March 14: Koreatown Immigrant Workers Alliance organized an attention-getting event to highlight the exploitation of low income workers by a restaurant with the most expensive dinners in town. Articles in LA Times and La Opinion.  

March 22: Coalition for Economic Survival director Larry Gross describes the impact of the federal “Sequester” on poor people to a Daily News reporter.

 March 13: The Pasadena Star News covers the filing of a suit by community groups including Liberty Hill grantees Coalition for Economic Survival, People Organized for Westside Renewal and Union de Vecinos to prevent one of the results of the “Sequester”: the closure of courts in far-flung communities.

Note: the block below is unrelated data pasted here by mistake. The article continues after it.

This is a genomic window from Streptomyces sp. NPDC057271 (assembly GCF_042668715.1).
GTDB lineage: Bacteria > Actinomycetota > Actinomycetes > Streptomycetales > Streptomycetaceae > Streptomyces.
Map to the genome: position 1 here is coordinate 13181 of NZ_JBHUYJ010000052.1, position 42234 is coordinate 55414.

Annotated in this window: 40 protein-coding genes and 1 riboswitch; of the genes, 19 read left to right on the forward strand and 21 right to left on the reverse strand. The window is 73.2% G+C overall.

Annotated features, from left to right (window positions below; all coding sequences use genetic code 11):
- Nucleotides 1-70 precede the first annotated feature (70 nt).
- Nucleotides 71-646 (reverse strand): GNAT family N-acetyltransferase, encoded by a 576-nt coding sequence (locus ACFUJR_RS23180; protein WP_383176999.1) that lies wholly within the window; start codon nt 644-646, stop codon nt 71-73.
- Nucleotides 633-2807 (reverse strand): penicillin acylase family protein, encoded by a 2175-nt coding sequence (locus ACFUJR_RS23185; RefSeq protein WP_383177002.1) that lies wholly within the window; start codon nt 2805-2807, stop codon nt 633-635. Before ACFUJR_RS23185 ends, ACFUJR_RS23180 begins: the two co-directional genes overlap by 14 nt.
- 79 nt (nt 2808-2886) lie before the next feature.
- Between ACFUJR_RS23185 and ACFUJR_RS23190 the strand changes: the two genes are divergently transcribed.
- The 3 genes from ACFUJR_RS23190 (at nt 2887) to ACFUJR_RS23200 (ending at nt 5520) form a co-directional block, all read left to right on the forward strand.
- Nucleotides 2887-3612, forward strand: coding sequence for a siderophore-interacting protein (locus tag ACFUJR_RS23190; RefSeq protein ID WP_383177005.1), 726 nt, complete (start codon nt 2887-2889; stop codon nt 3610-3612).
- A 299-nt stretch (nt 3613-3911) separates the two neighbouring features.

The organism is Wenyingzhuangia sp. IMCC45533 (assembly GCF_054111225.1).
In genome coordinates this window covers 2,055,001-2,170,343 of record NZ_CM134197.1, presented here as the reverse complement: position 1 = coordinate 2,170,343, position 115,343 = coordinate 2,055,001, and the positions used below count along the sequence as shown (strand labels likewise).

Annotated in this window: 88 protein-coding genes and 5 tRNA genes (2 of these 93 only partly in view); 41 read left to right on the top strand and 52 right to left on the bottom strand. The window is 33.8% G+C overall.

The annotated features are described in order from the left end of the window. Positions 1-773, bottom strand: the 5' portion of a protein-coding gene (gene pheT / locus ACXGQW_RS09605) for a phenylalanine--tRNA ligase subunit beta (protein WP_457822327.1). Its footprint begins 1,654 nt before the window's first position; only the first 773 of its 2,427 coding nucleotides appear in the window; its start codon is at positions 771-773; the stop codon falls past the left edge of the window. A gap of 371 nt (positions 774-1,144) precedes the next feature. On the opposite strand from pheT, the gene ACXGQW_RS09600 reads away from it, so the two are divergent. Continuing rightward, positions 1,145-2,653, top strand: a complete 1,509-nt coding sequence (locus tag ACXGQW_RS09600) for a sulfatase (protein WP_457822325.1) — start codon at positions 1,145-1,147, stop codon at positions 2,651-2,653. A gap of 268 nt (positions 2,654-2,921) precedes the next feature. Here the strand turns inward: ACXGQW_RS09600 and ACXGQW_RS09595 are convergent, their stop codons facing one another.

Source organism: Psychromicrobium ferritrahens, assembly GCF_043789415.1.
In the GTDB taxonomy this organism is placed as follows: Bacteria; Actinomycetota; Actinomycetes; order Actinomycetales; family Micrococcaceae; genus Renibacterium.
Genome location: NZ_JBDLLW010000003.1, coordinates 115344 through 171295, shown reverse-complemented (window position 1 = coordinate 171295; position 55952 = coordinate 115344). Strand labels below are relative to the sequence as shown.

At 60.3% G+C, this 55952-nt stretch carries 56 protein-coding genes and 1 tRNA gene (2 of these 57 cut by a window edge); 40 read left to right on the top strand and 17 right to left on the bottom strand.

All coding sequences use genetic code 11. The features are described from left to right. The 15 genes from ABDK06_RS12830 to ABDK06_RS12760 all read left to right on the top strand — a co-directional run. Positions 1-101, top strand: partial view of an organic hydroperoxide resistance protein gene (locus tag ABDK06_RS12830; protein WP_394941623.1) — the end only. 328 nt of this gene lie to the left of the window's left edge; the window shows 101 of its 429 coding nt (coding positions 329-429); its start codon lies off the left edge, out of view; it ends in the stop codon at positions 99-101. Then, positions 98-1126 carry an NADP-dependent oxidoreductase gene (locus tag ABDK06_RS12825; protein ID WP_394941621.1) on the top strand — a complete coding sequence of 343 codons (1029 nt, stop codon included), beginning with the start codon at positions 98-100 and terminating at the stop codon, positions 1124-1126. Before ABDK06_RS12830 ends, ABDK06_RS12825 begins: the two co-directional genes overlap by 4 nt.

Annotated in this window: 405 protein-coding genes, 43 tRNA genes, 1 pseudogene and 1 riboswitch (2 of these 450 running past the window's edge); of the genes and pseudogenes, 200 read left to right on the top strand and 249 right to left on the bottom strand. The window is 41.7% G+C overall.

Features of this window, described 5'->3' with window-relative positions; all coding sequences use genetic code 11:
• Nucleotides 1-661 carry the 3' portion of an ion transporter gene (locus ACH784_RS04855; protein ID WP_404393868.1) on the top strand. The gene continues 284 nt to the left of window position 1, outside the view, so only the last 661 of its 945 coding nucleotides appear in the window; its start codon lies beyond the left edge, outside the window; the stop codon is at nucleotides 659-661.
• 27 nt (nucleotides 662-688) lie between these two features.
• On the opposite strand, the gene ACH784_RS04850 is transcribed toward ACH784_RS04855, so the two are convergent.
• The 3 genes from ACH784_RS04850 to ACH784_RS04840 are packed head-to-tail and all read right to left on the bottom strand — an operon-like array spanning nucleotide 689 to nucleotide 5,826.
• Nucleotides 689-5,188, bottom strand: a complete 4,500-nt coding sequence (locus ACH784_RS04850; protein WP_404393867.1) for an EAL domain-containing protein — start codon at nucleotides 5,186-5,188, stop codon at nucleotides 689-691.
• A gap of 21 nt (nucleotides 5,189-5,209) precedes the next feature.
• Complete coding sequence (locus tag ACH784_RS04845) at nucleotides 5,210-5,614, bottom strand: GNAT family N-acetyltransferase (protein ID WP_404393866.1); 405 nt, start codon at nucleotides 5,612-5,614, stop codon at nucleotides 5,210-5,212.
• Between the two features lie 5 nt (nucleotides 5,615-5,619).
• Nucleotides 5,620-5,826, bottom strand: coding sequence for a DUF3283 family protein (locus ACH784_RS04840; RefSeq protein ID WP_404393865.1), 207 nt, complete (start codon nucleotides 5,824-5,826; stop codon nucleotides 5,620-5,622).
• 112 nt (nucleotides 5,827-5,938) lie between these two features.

ENVIRONMENT

April 2: The Nation  discusses the nuances of California’s possible use of a Cap-and-Trade approach to curbing greenhouse cases, leading off with a story about Californians for a Better Environment activists Melissa and Mary Cervantes, who live in a Wilmington neighborhood where the risk of cancer is 20% higher than the average because of higher air pollution.

March 7 and March 15: The Long Beach Post  and Long Beach Press Telegram report that although East Yard Communities for Environmental Justice and other groups mobilized hundreds of residents to protest the proposed new railyard at the Port of Los Angeles, the Long Beach City Council voted to move forward.